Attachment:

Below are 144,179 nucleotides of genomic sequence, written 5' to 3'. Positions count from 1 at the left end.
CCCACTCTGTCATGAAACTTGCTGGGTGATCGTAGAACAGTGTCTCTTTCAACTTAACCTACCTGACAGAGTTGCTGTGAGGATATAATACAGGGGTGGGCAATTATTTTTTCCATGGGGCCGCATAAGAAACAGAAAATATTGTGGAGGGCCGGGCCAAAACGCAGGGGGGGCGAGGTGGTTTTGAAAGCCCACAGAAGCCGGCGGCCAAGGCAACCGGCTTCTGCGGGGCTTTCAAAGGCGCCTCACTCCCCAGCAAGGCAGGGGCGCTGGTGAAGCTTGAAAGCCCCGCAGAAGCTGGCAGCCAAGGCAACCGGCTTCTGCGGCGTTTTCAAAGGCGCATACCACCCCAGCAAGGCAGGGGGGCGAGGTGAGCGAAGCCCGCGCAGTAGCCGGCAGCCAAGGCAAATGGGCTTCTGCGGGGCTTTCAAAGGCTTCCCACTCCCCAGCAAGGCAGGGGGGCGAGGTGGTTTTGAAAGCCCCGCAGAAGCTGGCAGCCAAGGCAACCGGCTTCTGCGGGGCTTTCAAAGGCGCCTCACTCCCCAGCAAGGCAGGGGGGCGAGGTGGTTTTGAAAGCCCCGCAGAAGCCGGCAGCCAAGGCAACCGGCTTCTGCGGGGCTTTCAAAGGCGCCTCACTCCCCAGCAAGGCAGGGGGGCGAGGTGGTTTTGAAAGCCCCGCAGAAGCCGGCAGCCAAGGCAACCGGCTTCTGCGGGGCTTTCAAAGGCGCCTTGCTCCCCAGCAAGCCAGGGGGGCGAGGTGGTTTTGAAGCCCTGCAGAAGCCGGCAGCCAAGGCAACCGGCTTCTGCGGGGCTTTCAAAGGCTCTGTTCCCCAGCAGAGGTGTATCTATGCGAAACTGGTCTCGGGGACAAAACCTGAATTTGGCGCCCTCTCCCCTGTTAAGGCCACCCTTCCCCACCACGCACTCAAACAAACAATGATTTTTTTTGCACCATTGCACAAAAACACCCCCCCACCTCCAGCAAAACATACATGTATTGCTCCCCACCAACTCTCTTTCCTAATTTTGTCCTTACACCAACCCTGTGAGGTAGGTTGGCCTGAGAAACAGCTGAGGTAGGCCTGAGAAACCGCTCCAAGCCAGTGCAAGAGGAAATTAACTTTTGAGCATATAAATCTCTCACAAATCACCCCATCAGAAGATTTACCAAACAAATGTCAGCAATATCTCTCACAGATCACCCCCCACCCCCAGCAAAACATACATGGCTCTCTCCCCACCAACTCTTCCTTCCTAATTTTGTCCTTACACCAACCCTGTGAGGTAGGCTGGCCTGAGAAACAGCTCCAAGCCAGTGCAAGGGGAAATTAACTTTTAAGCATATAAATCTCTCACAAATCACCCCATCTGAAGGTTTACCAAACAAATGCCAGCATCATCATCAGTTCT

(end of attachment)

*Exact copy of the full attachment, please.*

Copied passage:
Below are 144,179 nucleotides of genomic sequence, written 5' to 3'. Positions count from 1 at the left end.
CCCACTCTGTCATGAAACTTGCTGGGTGATCGTAGAACAGTGTCTCTTTCAACTTAACCTACCTGACAGAGTTGCTGTGAGGATATAATACAGGGGTGGGCAATTATTTTTTCCATGGGGCCGCATAAGAAACAGAAAATATTGTGGAGGGCCGGGCCAAAACGCAGGGGGGGCGAGGTGGTTTTGAAAGCCCACAGAAGCCGGCGGCCAAGGCAACCGGCTTCTGCGGGGCTTTCAAAGGCGCCTCACTCCCCAGCAAGGCAGGGGCGCTGGTGAAGCTTGAAAGCCCCGCAGAAGCTGGCAGCCAAGGCAACCGGCTTCTGCGGCGTTTTCAAAGGCGCATACCACCCCAGCAAGGCAGGGGGGCGAGGTGAGCGAAGCCCGCGCAGTAGCCGGCAGCCAAGGCAAATGGGCTTCTGCGGGGCTTTCAAAGGCTTCCCACTCCCCAGCAAGGCAGGGGGGCGAGGTGGTTTTGAAAGCCCCGCAGAAGCTGGCAGCCAAGGCAACCGGCTTCTGCGGGGCTTTCAAAGGCGCCTCACTCCCCAGCAAGGCAGGGGGGCGAGGTGGTTTTGAAAGCCCCGCAGAAGCCGGCAGCCAAGGCAACCGGCTTCTGCGGGGCTTTCAAAGGCGCCTCACTCCCCAGCAAGGCAGGGGGGCGAGGTGGTTTTGAAAGCCCCGCAGAAGCCGGCAGCCAAGGCAACCGGCTTCTGCGGGGCTTTCAAAGGCGCCTTGCTCCCCAGCAAGCCAGGGGGGCGAGGTGGTTTTGAAGCCCTGCAGAAGCCGGCAGCCAAGGCAACCGGCTTCTGCGGGGCTTTCAAAGGCTCTGTTCCCCAGCAGAGGTGTATCTATGCGAAACTGGTCTCGGGGACAAAACCTGAATTTGGCGCCCTCTCCCCTGTTAAGGCCACCCTTCCCCACCACGCACTCAAACAAACAATGATTTTTTTTGCACCATTGCACAAAAACACCCCCCCACCTCCAGCAAAACATACATGTATTGCTCCCCACCAACTCTCTTTCCTAATTTTGTCCTTACACCAACCCTGTGAGGTAGGTTGGCCTGAGAAACAGCTGAGGTAGGCCTGAGAAACCGCTCCAAGCCAGTGCAAGAGGAAATTAACTTTTGAGCATATAAATCTCTCACAAATCACCCCATCAGAAGATTTACCAAACAAATGTCAGCAATATCTCTCACAGATCACCCCCCACCCCCAGCAAAACATACATGGCTCTCTCCCCACCAACTCTTCCTTCCTAATTTTGTCCTTACACCAACCCTGTGAGGTAGGCTGGCCTGAGAAACAGCTCCAAGCCAGTGCAAGGGGAAATTAACTTTTAAGCATATAAATCTCTCACAAATCACCCCATCTGAAGGTTTACCAAACAAATGCCAGCATCATCATCAGTTCT